Dardanelle Rock: This one is off the maps but so cool to hike. It’s a short, really intense hike up a boulder. You get to see the river at the top and when you’re done, cross the street and let the dogs swim in the river and run along the “beach”.

Longpool (outside of Dover): About 1/3 of a mile of an actual hike right along the Big Piney River and an awesome waterfall at the end. We always go further and just roam through the National Forest. Even if it’s not on an actual trail, the sights are so pretty.

Hawksbill Crag (Ponca): a 3 mile roundtrip hike. It’s right along a ledge and always busy, so we always do on leash hiking here. It has a breathtaking view at the end. If you go, print your directions before you leave the house because there is ZERO cell reception around this place.

Devils Den (Fayetteville): Worth the drive! There are lots of on leash hikes here. As we were leaving, we stopped and wandered into the National Forest to let our dogs do some off-leash. They had more fun getting to run rampant without people around, but all of it is beautiful!

Mount Magazine: We’ve only been here once, and it was gorgeous. There are multiple trails and not many are populated, so off leash hiking is a must here!

Finally, a few rules for off-leash hiking...

1. Never go to a populated hiking spot. There are some unspoken rules about off-leash hiking when there are other dogs and a lot of people around. Don’t be THAT person. While I absolutely love it, some people don’t like it when random dogs come and jump on them when they’re least expecting it. There is always the chance that someone is bringing their dog-aggressive pet for an on leash hike, and you don’t want to be the one to find out that they are, in fact, aggressive.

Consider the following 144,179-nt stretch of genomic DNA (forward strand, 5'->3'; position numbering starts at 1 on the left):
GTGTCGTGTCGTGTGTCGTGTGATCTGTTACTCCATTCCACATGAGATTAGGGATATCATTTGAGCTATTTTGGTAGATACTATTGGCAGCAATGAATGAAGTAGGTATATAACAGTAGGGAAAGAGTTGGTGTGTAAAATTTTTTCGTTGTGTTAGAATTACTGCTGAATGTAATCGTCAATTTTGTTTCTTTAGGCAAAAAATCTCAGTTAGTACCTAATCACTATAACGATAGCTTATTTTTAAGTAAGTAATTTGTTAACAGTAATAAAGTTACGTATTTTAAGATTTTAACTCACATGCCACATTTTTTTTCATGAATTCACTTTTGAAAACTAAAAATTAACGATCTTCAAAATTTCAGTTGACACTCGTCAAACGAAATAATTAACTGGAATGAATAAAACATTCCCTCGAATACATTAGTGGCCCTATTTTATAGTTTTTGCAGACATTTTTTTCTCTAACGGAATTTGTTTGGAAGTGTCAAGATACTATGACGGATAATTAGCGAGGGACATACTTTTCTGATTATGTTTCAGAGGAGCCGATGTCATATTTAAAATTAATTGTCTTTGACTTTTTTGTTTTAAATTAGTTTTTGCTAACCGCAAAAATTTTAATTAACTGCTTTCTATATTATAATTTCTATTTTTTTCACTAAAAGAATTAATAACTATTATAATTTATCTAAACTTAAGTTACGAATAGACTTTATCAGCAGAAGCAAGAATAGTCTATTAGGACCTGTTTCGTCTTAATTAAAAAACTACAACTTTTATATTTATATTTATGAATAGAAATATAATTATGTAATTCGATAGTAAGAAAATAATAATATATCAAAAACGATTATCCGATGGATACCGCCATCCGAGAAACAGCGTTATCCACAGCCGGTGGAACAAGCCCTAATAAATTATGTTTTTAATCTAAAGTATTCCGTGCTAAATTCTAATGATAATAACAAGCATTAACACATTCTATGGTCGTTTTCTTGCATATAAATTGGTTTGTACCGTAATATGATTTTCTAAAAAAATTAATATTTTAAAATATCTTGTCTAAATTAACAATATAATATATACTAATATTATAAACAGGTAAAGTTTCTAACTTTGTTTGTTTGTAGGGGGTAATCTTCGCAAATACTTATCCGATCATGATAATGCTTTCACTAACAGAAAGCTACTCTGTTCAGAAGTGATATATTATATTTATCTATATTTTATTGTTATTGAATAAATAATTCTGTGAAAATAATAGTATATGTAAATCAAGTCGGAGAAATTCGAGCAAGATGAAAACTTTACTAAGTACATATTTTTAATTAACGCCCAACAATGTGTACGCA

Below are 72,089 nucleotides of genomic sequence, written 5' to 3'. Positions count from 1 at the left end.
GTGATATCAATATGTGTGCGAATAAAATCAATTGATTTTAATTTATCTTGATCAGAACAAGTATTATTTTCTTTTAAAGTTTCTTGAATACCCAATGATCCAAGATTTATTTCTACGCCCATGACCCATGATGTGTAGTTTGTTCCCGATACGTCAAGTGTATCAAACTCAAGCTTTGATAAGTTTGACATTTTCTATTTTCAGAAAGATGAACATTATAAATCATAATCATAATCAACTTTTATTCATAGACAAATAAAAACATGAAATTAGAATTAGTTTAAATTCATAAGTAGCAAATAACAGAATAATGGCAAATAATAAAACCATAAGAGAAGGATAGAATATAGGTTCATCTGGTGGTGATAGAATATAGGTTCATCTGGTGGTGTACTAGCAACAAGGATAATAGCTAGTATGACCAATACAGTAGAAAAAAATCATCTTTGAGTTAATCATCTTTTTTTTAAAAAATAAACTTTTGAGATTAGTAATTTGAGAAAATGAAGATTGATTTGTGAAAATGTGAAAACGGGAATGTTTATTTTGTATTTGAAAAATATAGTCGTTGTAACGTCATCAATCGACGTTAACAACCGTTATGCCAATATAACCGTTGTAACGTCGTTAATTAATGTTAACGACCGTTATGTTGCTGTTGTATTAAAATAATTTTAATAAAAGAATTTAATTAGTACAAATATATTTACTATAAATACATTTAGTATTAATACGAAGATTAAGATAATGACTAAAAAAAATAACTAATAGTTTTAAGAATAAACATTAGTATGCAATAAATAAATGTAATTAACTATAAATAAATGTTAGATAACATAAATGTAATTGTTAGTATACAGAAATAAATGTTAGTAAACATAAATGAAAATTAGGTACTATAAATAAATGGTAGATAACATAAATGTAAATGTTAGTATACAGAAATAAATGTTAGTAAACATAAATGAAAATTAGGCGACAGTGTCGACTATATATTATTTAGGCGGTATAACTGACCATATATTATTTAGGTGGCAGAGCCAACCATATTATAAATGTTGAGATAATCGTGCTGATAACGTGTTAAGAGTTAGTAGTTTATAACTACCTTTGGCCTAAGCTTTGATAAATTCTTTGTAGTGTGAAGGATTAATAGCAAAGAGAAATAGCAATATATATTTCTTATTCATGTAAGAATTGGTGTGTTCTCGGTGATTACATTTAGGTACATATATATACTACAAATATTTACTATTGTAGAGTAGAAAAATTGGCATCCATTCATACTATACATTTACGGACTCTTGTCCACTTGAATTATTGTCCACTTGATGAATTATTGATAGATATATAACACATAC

2. Always make sure your dog has on proper identification. If they were to see a squirrel and run a little further than you are comfortable with, it’s good to have ID on them JUST IN CASE they can’t find their way back.

3. Be confident in your dog’s listening skills. Our lab Izzy lives to please us. I’ve never thought for a second that she would run off and not come back (because then who would throw the ball for here?!?!). Our hound mix Moose, however, could sniff something and end up in Timbuktu before he realizes we aren’t with him. For Moose, we have trained him on a remote collar. Now before you think “How dare she preach about loving dogs and then use an e-collar on her own dog?!” let me explain. All we have to do is beep him and he comes back. I fully believe it is a great tool WHEN USED CORRECTLY and with love. I choose to do this over a leash because he has so much more fun off-leash and runs off more energy; he just sometimes needs a little help listening. We always keep our foster dogs leashed because we haven’t built up the years of trust that we have in our dogs.

Off leash hiking doesn’t work for everyone, but we love that it works for us. Basically, just do what works for you and your dogs and have so much fun doing it! -- Hailey

PS - email Hailey at haileym@houndshideaway.com for more detail or directions to the hiking spots!